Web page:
EDUCATION TRIBUNE

The fear of failure
Nonika Singh

GEORGE Bernard Shaw may have said, “My reputation grows with every failure”, but the truth is that failure can be very debilitating. More so in schools, particularly in classrooms, where the fear of failing hangs over student’s minds like a morbid cloud which can engulf their precious childhood in a vice like grip. Perhaps, realising this the Right to Education Bill 2008, aimed at making right to education a reality for every single child, proposes that both private and government schools across the country will not fail students till Class VIII. Actually, it intends to penalise those who do so.

‘Virtual academy’ for teachers
IF the government has its way, teachers need not to enrol into a training institute to hone their teaching skills as the HRD Ministry is contemplating to set up ‘virtual academy’ to improve the quality of education in the country. Virtual academy (VA), as the name suggests, would be an online learning platform, facilitating teacher-professor interaction for dissemination of knowledge.

Campus Notes
CCS Haryana Agricultural University, Hisar
Kudos for plant breeders

Vice-Chancellor J.C. Katyal felicitated the best researchers and workers of the plant breeding department of the university during a one-day seminar on "Crop Improvement Scenario in Field Crops: Success & Challenges" held on the university campus. The seminar was attended by the scientists involved in research and dissemination of new technology.

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The fear of failure
Nonika Singh

GEORGE Bernard Shaw may have said, “My reputation grows with every failure”, but the truth is that failure can be very debilitating. More so in schools, particularly in classrooms, where the fear of failing hangs over student’s minds like a morbid cloud which can engulf their precious childhood in a vice like grip. Perhaps, realising this the Right to Education Bill 2008, aimed at making right to education a reality for every single child, proposes that both private and government schools across the country will not fail students till Class VIII. Actually, it intends to penalise those who do so.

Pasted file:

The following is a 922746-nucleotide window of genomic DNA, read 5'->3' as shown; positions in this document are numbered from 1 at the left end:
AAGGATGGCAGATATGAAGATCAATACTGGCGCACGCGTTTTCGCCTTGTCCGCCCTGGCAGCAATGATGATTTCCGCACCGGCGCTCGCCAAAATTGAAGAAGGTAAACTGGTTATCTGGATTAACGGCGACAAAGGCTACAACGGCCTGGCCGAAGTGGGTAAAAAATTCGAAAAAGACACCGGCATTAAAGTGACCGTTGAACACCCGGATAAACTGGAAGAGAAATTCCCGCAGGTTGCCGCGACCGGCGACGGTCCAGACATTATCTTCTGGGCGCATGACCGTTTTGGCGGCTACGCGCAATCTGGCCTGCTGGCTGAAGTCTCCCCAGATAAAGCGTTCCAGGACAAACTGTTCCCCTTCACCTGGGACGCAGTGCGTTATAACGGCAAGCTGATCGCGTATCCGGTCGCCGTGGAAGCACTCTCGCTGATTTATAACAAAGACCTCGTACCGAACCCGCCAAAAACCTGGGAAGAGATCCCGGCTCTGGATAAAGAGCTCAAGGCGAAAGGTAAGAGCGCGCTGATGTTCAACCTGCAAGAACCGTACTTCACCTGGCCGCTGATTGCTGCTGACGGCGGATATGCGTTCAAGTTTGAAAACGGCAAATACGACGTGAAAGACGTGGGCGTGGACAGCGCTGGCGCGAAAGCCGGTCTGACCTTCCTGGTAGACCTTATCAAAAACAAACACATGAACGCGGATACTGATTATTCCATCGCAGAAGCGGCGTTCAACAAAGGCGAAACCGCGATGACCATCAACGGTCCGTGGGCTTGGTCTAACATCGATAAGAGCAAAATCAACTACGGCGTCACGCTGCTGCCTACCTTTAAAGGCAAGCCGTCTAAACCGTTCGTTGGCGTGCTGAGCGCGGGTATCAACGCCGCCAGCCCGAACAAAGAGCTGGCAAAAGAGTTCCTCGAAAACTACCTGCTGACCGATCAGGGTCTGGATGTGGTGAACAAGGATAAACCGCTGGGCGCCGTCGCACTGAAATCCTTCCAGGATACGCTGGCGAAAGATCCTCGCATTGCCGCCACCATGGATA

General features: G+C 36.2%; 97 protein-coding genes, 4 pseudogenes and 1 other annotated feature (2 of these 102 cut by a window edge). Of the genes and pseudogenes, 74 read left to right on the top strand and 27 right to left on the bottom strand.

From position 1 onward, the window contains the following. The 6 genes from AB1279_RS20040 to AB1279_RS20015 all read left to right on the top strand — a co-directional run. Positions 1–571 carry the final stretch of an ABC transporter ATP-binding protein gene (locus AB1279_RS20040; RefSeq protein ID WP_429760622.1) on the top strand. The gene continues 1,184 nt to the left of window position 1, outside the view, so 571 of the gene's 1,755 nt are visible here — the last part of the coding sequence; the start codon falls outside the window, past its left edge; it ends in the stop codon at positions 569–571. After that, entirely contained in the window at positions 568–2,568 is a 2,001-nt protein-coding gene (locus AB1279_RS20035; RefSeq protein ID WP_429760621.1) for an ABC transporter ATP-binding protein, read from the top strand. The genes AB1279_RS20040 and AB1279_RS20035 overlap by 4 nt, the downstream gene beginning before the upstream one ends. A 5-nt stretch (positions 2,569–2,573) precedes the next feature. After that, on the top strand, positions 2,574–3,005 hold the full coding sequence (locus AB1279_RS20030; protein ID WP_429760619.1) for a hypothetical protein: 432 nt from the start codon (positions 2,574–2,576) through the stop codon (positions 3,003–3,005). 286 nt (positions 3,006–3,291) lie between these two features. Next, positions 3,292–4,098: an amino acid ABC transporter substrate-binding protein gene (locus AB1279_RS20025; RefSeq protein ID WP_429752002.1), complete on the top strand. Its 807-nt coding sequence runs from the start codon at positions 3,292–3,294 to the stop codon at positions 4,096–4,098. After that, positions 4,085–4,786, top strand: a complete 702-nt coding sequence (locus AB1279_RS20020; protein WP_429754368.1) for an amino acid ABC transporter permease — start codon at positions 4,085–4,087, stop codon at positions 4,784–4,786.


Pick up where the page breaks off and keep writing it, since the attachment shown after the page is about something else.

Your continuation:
While world over, the students are not failed in lower grades, in India the “stick only” policy is applicable to most schools. Fear (of failing) remains a much (ab)used tool of learning. It is often felt that children study, only because they are afraid of failing.

Harpreet Malwai, a teacher of computer education at Carmel Convent School, Chandigarh, sees no reason why failure should be a driving factor. She says, “Actually, children should not be failed till Class X, for by holding back children in school classes we ensure that they are held back in life too.” She further adds that since each child is special, creative and uniquely capable, he or she can choose his or her muse after Class X, a period in which students are forced to study all subjects.